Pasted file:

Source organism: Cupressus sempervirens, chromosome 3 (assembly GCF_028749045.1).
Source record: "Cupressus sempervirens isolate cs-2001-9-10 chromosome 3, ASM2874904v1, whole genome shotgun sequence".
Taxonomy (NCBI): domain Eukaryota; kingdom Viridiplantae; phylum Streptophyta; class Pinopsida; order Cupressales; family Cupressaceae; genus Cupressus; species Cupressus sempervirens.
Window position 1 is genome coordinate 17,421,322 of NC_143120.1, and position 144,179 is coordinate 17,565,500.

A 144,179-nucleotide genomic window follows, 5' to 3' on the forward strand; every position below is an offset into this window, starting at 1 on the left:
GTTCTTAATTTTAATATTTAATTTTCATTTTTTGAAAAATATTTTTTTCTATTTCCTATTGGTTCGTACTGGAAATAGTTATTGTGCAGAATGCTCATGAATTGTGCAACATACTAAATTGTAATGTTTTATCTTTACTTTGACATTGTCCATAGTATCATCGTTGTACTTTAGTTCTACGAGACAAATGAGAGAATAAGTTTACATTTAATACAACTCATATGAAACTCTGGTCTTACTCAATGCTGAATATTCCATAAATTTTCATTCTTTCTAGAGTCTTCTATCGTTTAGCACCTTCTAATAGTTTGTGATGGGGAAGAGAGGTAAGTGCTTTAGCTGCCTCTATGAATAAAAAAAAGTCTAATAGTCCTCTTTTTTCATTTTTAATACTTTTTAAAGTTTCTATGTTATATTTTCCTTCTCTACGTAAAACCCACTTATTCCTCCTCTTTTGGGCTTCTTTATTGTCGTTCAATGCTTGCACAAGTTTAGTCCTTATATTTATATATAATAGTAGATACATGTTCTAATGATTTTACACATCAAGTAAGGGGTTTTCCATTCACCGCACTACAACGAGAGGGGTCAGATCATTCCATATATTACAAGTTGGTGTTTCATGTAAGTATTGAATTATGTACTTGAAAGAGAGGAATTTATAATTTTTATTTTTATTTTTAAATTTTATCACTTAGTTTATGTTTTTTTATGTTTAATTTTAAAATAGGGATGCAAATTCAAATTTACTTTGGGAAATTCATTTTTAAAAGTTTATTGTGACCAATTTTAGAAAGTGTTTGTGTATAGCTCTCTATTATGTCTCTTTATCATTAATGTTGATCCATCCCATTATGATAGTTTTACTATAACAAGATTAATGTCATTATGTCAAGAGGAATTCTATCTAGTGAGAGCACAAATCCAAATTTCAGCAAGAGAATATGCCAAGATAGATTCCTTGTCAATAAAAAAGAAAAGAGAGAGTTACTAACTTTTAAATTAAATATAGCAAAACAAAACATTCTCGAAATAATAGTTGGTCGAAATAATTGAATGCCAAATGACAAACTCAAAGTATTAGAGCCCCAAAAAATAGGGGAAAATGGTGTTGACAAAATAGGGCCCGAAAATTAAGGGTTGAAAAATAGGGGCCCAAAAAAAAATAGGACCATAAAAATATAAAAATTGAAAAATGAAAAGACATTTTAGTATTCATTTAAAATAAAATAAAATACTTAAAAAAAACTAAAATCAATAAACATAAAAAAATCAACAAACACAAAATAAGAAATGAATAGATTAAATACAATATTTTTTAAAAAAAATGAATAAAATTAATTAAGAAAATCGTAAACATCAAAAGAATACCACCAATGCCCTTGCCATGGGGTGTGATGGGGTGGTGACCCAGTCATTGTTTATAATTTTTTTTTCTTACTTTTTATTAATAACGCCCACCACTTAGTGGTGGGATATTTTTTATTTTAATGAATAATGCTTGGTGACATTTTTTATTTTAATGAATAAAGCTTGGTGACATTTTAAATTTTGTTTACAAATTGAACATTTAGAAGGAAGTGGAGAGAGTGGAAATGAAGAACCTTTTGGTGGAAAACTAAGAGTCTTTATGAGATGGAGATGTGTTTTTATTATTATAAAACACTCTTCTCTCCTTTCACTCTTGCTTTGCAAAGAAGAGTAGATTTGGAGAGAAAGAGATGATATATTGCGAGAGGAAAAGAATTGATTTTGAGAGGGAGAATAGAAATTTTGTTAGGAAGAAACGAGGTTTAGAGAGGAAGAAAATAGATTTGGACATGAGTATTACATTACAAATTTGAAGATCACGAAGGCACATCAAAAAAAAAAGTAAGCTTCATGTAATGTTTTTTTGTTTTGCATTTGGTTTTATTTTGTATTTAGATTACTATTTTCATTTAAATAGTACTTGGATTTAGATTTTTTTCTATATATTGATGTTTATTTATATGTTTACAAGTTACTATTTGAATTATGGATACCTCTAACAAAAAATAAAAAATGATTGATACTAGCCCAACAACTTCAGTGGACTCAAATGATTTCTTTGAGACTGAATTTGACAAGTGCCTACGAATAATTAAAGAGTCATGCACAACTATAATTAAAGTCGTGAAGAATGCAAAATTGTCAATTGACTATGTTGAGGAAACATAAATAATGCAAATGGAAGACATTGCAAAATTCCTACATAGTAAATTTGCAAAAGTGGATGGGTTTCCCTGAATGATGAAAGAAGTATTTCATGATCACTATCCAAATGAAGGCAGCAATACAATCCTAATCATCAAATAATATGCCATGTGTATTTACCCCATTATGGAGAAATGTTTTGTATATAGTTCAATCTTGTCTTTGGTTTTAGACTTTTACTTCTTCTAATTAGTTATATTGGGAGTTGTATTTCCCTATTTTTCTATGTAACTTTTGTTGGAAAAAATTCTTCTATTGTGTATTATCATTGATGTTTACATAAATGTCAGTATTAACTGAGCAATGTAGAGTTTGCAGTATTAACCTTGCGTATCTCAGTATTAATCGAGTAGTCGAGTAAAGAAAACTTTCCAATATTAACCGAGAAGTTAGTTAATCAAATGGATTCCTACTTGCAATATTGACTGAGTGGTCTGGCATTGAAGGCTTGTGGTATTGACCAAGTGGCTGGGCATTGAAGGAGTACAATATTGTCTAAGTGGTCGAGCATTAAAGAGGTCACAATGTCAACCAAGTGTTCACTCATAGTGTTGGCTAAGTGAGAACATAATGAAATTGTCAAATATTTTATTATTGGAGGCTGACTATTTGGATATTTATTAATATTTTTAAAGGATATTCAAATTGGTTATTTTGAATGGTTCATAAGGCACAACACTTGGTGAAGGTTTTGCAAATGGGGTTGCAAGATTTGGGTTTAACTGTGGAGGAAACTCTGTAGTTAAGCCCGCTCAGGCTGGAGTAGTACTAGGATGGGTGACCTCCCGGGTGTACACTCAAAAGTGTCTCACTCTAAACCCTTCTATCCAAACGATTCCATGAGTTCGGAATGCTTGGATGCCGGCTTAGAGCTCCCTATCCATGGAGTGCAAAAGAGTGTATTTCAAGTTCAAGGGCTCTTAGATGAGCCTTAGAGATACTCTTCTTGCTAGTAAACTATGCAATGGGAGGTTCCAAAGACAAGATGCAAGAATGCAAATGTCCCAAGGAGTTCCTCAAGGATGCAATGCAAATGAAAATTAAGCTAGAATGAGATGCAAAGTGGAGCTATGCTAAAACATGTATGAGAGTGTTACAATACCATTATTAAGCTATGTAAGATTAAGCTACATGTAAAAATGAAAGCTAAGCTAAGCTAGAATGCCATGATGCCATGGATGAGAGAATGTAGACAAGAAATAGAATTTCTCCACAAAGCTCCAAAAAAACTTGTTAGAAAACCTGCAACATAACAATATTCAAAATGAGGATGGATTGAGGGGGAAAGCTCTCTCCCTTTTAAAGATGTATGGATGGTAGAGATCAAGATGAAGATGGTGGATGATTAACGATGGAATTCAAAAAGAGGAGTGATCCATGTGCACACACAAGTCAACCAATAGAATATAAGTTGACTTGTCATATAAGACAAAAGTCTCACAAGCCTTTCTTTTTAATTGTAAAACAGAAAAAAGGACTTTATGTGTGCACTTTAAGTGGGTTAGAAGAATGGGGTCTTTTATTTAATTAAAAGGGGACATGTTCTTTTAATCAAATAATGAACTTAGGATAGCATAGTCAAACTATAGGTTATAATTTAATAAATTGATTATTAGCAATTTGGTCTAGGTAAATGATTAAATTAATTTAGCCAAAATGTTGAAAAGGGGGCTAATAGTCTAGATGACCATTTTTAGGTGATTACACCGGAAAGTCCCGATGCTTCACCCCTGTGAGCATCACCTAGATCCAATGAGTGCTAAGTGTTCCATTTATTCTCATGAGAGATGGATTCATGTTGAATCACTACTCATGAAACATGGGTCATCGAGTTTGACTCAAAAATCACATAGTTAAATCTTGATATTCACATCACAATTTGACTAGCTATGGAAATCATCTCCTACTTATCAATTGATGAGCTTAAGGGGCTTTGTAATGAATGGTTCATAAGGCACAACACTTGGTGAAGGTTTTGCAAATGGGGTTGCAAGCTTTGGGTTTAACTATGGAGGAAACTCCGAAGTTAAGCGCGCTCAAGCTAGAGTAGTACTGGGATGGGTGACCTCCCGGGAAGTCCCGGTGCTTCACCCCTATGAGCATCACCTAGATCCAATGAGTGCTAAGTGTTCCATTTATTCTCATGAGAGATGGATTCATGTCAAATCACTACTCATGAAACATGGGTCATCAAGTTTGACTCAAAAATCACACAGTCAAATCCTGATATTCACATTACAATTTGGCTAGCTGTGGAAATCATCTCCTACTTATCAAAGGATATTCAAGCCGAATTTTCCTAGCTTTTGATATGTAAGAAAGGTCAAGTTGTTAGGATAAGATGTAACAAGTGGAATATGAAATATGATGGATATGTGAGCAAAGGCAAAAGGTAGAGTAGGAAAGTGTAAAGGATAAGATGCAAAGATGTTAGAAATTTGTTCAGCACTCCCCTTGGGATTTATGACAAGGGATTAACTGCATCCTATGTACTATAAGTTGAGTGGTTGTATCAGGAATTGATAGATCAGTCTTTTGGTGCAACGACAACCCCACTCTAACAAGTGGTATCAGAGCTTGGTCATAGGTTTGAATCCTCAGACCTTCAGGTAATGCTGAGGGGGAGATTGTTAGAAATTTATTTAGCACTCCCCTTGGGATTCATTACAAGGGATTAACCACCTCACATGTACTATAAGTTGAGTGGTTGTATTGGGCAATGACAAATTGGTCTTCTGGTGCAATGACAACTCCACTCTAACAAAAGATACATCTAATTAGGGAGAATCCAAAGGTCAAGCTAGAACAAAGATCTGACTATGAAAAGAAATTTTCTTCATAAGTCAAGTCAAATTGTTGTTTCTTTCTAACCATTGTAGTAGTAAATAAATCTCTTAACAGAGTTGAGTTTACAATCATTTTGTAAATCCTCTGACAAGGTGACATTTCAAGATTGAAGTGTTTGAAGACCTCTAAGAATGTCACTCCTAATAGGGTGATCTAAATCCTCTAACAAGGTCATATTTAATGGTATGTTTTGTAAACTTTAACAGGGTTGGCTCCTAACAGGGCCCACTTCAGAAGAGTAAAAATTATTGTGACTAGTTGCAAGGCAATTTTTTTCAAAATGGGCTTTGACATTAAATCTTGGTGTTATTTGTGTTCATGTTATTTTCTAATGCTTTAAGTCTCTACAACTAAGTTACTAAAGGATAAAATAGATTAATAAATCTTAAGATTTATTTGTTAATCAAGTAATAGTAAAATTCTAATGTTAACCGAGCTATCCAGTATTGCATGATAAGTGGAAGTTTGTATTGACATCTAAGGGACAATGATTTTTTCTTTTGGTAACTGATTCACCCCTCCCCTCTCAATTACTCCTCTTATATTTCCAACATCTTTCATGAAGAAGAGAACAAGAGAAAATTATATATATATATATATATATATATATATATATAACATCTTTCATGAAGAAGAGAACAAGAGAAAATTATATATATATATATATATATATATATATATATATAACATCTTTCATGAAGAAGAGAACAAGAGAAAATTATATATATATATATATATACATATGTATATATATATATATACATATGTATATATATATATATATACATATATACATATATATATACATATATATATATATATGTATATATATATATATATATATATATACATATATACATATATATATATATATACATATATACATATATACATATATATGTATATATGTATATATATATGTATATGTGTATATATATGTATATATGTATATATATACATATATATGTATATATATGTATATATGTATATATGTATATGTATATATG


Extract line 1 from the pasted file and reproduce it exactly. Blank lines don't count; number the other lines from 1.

Source organism: Cupressus sempervirens, chromosome 3 (assembly GCF_028749045.1).